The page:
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Optical/IP Networks

Level 3 Sweetens Wholesale Video Offer

CHICAGO -- The Cable Show -- Mention Level 3 Communications Inc. (NYSE: LVLT) here and what immediately comes to mind is its notoriety as the CDN for Netflix Inc. (Nasdaq: NFLX) and the company taking on Comcast Corp. (Nasdaq: CMCSA, CMCSK) in a peering/net neutrality dispute.

But Level 3 is also trying to broaden its wholesale business in support of cable and other video service providers, tying together its resources in a service that is both complete and modular.

That means linking its Vyvx video delivery service, most often used to capture video at live venues such as sporting events, with its CDN, and adding things such as video preparation and usage analytics to offer content acquisition, preparation, publishing, delivery, consumption and post-consumption analytics.

"We are offering everything from creation to consumption, for a TV Everywhere strategy," says Amanda Tierney, Level 3's VP of wholesale market management. "And it's modular, so video service providers can pick and choose the pieces they want to buy from us."

The strategy is explained here in a corporate video.

Key to this strategy for Level 3 is proving how it can make delivering video to any device a simpler and more cost-effective business strategy for its wholesale customers, says Wade Clark, media solutions analyst for Level 3.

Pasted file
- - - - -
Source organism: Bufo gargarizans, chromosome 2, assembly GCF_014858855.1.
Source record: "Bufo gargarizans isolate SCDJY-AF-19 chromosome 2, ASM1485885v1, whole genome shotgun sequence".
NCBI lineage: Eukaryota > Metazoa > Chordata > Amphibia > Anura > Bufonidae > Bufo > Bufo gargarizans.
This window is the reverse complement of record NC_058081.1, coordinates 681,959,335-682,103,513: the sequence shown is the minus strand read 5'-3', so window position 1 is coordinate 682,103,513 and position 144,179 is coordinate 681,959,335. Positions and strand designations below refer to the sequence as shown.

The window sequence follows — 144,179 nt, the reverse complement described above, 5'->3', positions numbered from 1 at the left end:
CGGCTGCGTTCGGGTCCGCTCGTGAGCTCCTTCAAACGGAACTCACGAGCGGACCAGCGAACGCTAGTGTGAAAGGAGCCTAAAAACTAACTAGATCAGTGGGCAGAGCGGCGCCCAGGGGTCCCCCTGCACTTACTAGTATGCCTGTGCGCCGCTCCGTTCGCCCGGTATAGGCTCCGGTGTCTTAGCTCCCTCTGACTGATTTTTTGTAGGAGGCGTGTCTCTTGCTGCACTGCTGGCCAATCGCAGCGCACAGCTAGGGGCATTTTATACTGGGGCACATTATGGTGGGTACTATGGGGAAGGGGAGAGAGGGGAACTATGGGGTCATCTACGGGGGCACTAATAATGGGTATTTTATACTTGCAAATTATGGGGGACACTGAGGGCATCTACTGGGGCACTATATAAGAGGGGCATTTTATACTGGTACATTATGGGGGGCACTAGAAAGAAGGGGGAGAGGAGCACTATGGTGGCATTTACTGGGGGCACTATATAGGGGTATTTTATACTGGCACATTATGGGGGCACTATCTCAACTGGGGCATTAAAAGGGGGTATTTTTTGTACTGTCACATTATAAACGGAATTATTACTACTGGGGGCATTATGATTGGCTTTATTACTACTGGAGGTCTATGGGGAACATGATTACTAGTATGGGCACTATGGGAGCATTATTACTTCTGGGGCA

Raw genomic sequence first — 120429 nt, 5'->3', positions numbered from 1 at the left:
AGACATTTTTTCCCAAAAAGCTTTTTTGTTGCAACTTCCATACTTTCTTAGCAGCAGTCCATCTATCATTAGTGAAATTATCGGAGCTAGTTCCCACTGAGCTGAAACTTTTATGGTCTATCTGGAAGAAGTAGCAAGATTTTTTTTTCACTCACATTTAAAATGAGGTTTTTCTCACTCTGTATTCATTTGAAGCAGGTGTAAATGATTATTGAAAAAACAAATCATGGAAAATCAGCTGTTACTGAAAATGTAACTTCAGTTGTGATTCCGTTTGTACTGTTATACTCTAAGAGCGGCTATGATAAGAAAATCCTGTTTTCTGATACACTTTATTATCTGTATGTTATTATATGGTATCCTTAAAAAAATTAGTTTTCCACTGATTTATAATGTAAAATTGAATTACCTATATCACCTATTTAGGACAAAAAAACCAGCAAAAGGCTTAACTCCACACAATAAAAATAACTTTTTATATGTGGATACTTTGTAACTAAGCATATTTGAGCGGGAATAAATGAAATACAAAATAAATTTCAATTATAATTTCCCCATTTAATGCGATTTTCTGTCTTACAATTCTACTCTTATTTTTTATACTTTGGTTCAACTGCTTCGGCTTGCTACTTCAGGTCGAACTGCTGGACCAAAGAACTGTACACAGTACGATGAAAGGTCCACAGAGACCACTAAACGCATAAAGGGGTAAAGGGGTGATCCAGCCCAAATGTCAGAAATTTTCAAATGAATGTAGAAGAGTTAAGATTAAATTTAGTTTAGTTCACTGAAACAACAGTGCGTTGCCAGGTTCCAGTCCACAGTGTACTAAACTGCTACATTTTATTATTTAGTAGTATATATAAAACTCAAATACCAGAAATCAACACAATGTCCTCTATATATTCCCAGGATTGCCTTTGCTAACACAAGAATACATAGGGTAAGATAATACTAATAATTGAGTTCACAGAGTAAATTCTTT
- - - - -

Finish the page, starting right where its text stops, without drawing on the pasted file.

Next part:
That includes encoding the content to match the device to which it is delivered and storing that content in the most appropriate place, whether that is in one of Level 3's supermodes or in edge storage locations on the CDN. "Where the content is stored is, as always, based on requests for that content," Clark says. "We will deliver it off the optimal CDN edge -- typically but not always the closest edge to the customer."

The post-consumption analytics are intended to show the video service provider how many consumers are viewing what type of content, over what type of device. They aren't intended to be a ratings system, per se, although Level 3's wholesale customers can use those as they see fit, including to prove to advertisers how often sponsored content is being viewed, Clark says.

"Cable companies want to remain compelling to their subscribers, who have a lot more video choices now," Tierney comments. "That's where analytical tools which help them understand the behavior of consumers, can be helpful. "

Different service providers will take different approaches to delivering video to TVs, PCs and mobile devices, and the ability to detect and analyze new consumer viewing patterns will inform the way those approaches are designed, she says.

"However they decide to go, we believe we can help them optimize their business case," says Tierney. "We think this is a unique end-to-end offering."

— Carol Wilson, Chief Editor, Events, Light Reading

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